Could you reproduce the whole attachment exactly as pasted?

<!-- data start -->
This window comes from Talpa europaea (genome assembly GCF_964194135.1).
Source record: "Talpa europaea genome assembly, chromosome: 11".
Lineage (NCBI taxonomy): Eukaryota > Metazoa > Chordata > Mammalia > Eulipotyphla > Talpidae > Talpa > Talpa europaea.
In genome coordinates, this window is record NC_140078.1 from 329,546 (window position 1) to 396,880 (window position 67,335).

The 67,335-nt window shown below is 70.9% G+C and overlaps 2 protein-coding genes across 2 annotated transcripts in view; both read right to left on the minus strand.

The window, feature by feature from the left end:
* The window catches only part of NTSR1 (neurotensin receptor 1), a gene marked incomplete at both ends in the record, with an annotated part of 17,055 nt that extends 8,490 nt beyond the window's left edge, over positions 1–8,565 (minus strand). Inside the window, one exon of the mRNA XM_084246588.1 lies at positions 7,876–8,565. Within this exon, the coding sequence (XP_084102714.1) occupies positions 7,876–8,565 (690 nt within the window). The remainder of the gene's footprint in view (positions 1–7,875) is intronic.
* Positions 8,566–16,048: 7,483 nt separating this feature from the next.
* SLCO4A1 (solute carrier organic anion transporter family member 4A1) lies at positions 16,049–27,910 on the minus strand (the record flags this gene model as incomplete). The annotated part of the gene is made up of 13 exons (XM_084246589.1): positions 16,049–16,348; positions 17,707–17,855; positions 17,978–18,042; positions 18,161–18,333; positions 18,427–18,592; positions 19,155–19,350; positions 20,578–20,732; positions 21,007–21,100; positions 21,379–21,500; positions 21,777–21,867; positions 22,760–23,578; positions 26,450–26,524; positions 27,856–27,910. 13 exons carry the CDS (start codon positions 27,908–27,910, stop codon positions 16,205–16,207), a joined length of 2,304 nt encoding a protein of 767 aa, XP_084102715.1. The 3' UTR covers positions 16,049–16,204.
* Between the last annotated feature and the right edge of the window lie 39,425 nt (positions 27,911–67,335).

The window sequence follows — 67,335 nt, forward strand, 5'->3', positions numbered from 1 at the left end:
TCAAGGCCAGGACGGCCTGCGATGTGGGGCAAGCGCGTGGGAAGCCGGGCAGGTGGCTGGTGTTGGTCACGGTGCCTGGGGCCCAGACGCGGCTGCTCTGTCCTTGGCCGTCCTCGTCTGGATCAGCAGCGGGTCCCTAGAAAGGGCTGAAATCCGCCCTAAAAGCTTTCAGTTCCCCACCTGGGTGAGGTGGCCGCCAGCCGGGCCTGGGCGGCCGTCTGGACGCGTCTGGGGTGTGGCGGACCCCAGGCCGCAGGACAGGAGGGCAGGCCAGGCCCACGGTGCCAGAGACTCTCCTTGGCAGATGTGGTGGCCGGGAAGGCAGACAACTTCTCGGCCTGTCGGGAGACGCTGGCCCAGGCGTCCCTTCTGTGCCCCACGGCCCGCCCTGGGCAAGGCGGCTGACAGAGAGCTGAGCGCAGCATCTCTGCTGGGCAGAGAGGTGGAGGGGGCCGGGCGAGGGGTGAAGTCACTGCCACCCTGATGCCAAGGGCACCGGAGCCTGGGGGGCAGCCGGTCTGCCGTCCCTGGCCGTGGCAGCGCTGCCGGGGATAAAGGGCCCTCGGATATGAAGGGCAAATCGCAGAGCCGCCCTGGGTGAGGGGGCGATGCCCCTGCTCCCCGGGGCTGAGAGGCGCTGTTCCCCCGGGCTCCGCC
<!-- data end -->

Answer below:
This window comes from Talpa europaea (genome assembly GCF_964194135.1).
Source record: "Talpa europaea genome assembly, chromosome: 11".
Lineage (NCBI taxonomy): Eukaryota > Metazoa > Chordata > Mammalia > Eulipotyphla > Talpidae > Talpa > Talpa europaea.
In genome coordinates, this window is record NC_140078.1 from 329,546 (window position 1) to 396,880 (window position 67,335).

The 67,335-nt window shown below is 70.9% G+C and overlaps 2 protein-coding genes across 2 annotated transcripts in view; both read right to left on the minus strand.

The window, feature by feature from the left end:
* The window catches only part of NTSR1 (neurotensin receptor 1), a gene marked incomplete at both ends in the record, with an annotated part of 17,055 nt that extends 8,490 nt beyond the window's left edge, over positions 1–8,565 (minus strand). Inside the window, one exon of the mRNA XM_084246588.1 lies at positions 7,876–8,565. Within this exon, the coding sequence (XP_084102714.1) occupies positions 7,876–8,565 (690 nt within the window). The remainder of the gene's footprint in view (positions 1–7,875) is intronic.
* Positions 8,566–16,048: 7,483 nt separating this feature from the next.
* SLCO4A1 (solute carrier organic anion transporter family member 4A1) lies at positions 16,049–27,910 on the minus strand (the record flags this gene model as incomplete). The annotated part of the gene is made up of 13 exons (XM_084246589.1): positions 16,049–16,348; positions 17,707–17,855; positions 17,978–18,042; positions 18,161–18,333; positions 18,427–18,592; positions 19,155–19,350; positions 20,578–20,732; positions 21,007–21,100; positions 21,379–21,500; positions 21,777–21,867; positions 22,760–23,578; positions 26,450–26,524; positions 27,856–27,910. 13 exons carry the CDS (start codon positions 27,908–27,910, stop codon positions 16,205–16,207), a joined length of 2,304 nt encoding a protein of 767 aa, XP_084102715.1. The 3' UTR covers positions 16,049–16,204.
* Between the last annotated feature and the right edge of the window lie 39,425 nt (positions 27,911–67,335).

The window sequence follows — 67,335 nt, forward strand, 5'->3', positions numbered from 1 at the left end:
TCAAGGCCAGGACGGCCTGCGATGTGGGGCAAGCGCGTGGGAAGCCGGGCAGGTGGCTGGTGTTGGTCACGGTGCCTGGGGCCCAGACGCGGCTGCTCTGTCCTTGGCCGTCCTCGTCTGGATCAGCAGCGGGTCCCTAGAAAGGGCTGAAATCCGCCCTAAAAGCTTTCAGTTCCCCACCTGGGTGAGGTGGCCGCCAGCCGGGCCTGGGCGGCCGTCTGGACGCGTCTGGGGTGTGGCGGACCCCAGGCCGCAGGACAGGAGGGCAGGCCAGGCCCACGGTGCCAGAGACTCTCCTTGGCAGATGTGGTGGCCGGGAAGGCAGACAACTTCTCGGCCTGTCGGGAGACGCTGGCCCAGGCGTCCCTTCTGTGCCCCACGGCCCGCCCTGGGCAAGGCGGCTGACAGAGAGCTGAGCGCAGCATCTCTGCTGGGCAGAGAGGTGGAGGGGGCCGGGCGAGGGGTGAAGTCACTGCCACCCTGATGCCAAGGGCACCGGAGCCTGGGGGGCAGCCGGTCTGCCGTCCCTGGCCGTGGCAGCGCTGCCGGGGATAAAGGGCCCTCGGATATGAAGGGCAAATCGCAGAGCCGCCCTGGGTGAGGGGGCGATGCCCCTGCTCCCCGGGGCTGAGAGGCGCTGTTCCCCCGGGCTCCGCC